And now an update to our last letter, the two main things being our summer camps and ongoing work in this Romans course (this new tool we have in working with non-members – most of them unbelievers, but some of them professing believers who at least need grounded in the basics of salvation.).  First, the camps.  Our four camps in Hungary have not yet started, but we have already had four camps in Ukraine, all with glowing reports.  We had 48 children (ages 6-10) at our first camp, the largest number ever for this camp, showing that more and more parents are willing to let their children attend even if they are not interested in the Christian faith.  Other parents are tracking very closely what their children are learning at these camps and are good possibilities for follow-up some day, maybe even the Romans course.  As for the children themselves, it was a great privilege to talk to them about sin and the consequence of sin (everlasting death) and their need of a Savior not only to escape eternal damnation but have a new life of righteousness with a living Lord who can deliver them from the power of sin.  And some of them showed a remarkable comprehension of this (for their age) and desire to have Christ in their hearts.

Our second camp in Ukraine was for youth, ages 11-14, at which we had 43 in attendance.  We had one or two small disciplinary problems with this age group, but both were handled quickly and well the first day.  This is an age group when sin is starting to bud in life.  But it is also a time when we can talk about sin with more meaning.  So we rejoiced in this camp as well and the way so many of these young people were moved by the Word of God and God plan’s of salvation.  Another delightful thing is how the teen-age children of some of our older members helped in these two camps –in practical ways, then in witnessing to these children and adolescents in private discussion groups .  The third camp was an adult camp to teach our church members and, in some cases, to evangelize new people who wanted to come out of an interest in the Christian faith.  Our fourth camp, also very successful, was for young couples, training husbands and wives who are church members or close friends of church members.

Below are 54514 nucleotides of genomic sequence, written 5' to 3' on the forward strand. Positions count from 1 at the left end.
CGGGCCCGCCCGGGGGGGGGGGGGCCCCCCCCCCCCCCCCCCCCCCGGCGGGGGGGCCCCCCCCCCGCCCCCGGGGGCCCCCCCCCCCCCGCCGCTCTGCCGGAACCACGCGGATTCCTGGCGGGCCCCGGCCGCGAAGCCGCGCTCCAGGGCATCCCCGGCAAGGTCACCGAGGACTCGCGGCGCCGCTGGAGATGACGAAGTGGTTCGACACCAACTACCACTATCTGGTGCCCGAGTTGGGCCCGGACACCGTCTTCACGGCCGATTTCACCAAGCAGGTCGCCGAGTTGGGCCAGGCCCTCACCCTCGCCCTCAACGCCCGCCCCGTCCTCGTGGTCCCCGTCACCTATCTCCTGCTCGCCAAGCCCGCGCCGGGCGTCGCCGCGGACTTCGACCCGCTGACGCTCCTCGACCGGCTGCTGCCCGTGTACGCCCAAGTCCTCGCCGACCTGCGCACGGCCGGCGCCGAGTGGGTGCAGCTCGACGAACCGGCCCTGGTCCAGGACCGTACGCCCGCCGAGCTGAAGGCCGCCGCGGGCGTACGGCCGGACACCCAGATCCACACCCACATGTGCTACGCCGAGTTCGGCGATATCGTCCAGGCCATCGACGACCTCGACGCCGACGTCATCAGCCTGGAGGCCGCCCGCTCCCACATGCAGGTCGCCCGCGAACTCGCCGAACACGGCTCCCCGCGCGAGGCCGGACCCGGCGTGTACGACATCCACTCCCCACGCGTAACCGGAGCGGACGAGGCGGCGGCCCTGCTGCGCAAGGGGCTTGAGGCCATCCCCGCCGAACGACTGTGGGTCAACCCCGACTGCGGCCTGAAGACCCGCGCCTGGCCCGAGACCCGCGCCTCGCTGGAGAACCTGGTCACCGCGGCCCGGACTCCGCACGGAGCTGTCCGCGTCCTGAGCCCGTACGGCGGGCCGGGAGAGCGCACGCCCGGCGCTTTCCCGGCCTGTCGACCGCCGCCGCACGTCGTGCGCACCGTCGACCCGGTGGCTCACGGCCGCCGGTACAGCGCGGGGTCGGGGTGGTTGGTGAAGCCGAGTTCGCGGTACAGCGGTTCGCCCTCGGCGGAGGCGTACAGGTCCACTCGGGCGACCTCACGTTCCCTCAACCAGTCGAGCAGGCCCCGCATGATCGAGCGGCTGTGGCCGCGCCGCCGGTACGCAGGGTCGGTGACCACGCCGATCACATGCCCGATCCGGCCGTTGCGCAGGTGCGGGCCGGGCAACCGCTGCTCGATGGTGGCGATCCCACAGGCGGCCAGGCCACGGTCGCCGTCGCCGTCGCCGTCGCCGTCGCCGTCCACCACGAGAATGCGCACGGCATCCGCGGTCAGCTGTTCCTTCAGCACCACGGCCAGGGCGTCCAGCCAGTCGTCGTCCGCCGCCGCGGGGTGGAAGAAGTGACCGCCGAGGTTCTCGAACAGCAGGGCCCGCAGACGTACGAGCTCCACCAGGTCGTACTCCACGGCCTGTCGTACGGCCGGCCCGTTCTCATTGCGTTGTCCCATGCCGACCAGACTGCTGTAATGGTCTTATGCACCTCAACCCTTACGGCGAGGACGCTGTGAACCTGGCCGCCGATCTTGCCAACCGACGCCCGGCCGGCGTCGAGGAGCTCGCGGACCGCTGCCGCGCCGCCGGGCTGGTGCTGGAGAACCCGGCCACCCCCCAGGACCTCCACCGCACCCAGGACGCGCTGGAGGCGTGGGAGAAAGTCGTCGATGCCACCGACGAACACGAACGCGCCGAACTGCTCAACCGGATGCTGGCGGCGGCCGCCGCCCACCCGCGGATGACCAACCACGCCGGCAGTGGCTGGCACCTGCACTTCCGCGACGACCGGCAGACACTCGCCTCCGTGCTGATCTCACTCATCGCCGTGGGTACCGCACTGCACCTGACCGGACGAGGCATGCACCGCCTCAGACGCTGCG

In Romania, our season began with a camp for our pastors and their wives and children.  Its purpose was for our men to have time together with their families, enjoy the Lord and their fellow workers, take in lectures on corporate worship, and share with one another their experiences in giving the Romans course to people in their region.  The wives also had a great time together, and it was precious to see the children of our men enjoying one another.  All our men in Romania and Hungary were there with their wives and families except Sandor Tamas’ wife, Biborka, who had just delivered twins.  For Csaba Zolya, it was the first time his children were there, included his twin daughters born three years ago and his son, Izsak, born last September.  The second camp in Romania had 43 children and was much blessed of the Lord, as also the third camp to evangelize teens (ages 12-17) where half of the teens were from our Christian families and half were not.  This gave our Christian young people many wonderful opportunities to work with the others.  As for weather and sickness, all seven camps so far have enjoyed good weather and zero sickness.  Keep praying for these things, for they are important as well!